Don’t let code injections mess up your Christmas ecommerce season


The holidays are just around the corner. It’s a well-deserved time to spend with your friends and family, and this is likely to translate into higher sales online. However, more e-commerce activity also means increased cybersecurity risks.
Most eCommerce companies use cybersecurity measures such as Content Security Policies (CPSs) to protect their website and protect their customers’ personal data from being breached. Specifically, CSPs act to defend websites against online scripts that can cause fraud or steal credit card information.
And while CSPs are a solid first line of defense, as we’ll explore shortly, there is still a lot more businesses need to do to protect themselves from malicious scripts and code injections. That’s because CSPs are only as effective as your allow list. So if a hacker is targeting services that are already in use by your CSPs, attacks are easy to carry out.
In this article, you will learn how and why code injections pose a threat to your web applications, why CSPs are effective but not enough to stop injections, and additional measures to protect against code injections.
How do code injections pose a threat to your web applications?
“Code injection” is a general security term used to refer to cyberattacks that introduce malicious code that is then used by the infected application. It’s worth noting that code injection is quite different from the similarly named command injection, as the latter does not limit the hacker to the functionality of the injected code.
Injection failures are still one of the most critical forms of web application security risk. Code injections are usually made possible by poor handling of data. In particular, code injections can occur if there is no input or output data validation, which for laypeople means that the stored data has not been properly “cleaned up”.
The application receiving the user input expects to receive only certain types of input, but if a developer is negligent about what can be accepted (e.g. about the format or the characters accepted), the hacker can be successful. If a code injection attack is successful, the attacker has access to the application’s database.
What are CSPs … and are they enough?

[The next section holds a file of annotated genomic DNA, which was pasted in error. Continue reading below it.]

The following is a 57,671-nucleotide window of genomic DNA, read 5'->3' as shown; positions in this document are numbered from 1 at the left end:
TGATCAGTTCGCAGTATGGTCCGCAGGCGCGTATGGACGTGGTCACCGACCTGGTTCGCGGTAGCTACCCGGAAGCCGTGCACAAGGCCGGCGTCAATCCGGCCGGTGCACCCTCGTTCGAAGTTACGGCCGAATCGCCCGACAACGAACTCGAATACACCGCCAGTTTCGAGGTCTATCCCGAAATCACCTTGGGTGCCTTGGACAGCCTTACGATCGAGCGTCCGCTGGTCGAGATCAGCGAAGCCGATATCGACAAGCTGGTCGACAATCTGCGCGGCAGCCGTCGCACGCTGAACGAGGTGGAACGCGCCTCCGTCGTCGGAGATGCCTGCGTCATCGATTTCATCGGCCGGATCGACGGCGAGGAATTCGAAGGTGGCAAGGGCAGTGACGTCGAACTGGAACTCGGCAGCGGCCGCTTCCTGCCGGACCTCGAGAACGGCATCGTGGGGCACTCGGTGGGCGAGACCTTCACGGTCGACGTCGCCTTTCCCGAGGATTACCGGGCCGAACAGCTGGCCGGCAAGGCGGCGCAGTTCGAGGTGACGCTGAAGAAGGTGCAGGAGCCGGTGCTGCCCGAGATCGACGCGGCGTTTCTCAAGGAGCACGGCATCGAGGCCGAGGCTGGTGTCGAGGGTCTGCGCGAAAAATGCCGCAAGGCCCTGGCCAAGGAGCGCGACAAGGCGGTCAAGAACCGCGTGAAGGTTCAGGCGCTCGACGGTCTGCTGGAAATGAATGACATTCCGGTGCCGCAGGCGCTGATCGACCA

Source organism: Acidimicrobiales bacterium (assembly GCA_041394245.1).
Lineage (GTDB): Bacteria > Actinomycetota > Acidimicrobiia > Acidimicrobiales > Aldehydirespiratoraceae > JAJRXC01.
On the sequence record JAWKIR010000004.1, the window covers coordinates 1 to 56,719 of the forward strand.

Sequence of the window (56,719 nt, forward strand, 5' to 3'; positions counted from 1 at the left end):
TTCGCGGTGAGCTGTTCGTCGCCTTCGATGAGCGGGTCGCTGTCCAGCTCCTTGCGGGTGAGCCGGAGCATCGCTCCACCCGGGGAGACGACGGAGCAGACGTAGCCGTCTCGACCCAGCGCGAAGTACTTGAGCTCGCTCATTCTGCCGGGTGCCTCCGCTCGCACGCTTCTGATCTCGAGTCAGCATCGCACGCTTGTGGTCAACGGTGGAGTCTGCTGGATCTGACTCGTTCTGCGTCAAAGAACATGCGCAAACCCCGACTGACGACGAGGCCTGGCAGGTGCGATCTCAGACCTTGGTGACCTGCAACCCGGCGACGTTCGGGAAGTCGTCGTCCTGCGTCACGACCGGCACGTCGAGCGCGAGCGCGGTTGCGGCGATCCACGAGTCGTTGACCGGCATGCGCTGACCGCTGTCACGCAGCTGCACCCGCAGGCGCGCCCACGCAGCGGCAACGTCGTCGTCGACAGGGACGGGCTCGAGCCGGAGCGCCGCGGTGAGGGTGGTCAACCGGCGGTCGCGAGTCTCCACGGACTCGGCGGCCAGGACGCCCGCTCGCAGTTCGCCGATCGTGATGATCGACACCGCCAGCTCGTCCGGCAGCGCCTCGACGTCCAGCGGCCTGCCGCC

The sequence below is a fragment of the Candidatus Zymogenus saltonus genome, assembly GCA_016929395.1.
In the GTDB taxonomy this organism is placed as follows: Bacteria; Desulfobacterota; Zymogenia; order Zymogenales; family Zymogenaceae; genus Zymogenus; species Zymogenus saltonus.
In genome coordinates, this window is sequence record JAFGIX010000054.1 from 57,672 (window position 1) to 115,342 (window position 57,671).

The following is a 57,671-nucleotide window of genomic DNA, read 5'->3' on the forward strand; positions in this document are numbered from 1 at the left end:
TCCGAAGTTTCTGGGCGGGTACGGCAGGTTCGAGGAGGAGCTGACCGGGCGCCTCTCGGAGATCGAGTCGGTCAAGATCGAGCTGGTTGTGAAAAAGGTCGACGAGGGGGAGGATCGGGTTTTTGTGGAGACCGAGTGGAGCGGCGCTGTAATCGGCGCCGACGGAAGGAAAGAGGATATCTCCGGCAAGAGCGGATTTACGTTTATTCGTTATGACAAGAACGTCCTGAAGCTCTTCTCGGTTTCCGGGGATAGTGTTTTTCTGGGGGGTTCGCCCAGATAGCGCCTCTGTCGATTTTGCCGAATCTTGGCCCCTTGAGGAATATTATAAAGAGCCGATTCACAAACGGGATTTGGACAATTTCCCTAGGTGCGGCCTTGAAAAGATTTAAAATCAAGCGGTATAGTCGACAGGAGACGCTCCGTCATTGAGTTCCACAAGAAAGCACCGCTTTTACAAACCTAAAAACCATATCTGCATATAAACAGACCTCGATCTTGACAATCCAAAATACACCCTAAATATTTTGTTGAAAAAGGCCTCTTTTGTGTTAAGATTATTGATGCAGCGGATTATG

A CSP is a set of rules defined by a web developer to either allow or block types of requests. This is intended to increase the safety of website visitors by reducing the chance that they will open an application that is running malicious coding. For example, developers can use CSPs to prevent any code (like JavaScript) from being uploaded from unknown domains.
It is ultimately the responsibility of the web application owner to define the CSP for their site, but it is often the developers who set and enforce these guidelines. An example of a CSP would be that all forms of visual media uploaded to a site must come from domains that have been individually approved. This prevents hackers from injecting malicious JavaScript into embedded videos or photos.
Establishing good CSPs like these is effective, but at the same time they should never be treated as the only line of defense. There are several reasons for this. The first is that CSPs can struggle to keep up with innovations in web development. To put this in perspective, if your website development team is constrained by a strict CSP, it is possible that your website will lag behind competitors in terms of innovative deployments
Another problem is that, according to a recent survey by the Enterprise Strategy Group, over 76 percent of developers in their college IT programs have never received security training. Your developer may be unfamiliar with secure coding best practices and may not be able to identify certain forms of malicious activity. You can remedy this by offering safe code training.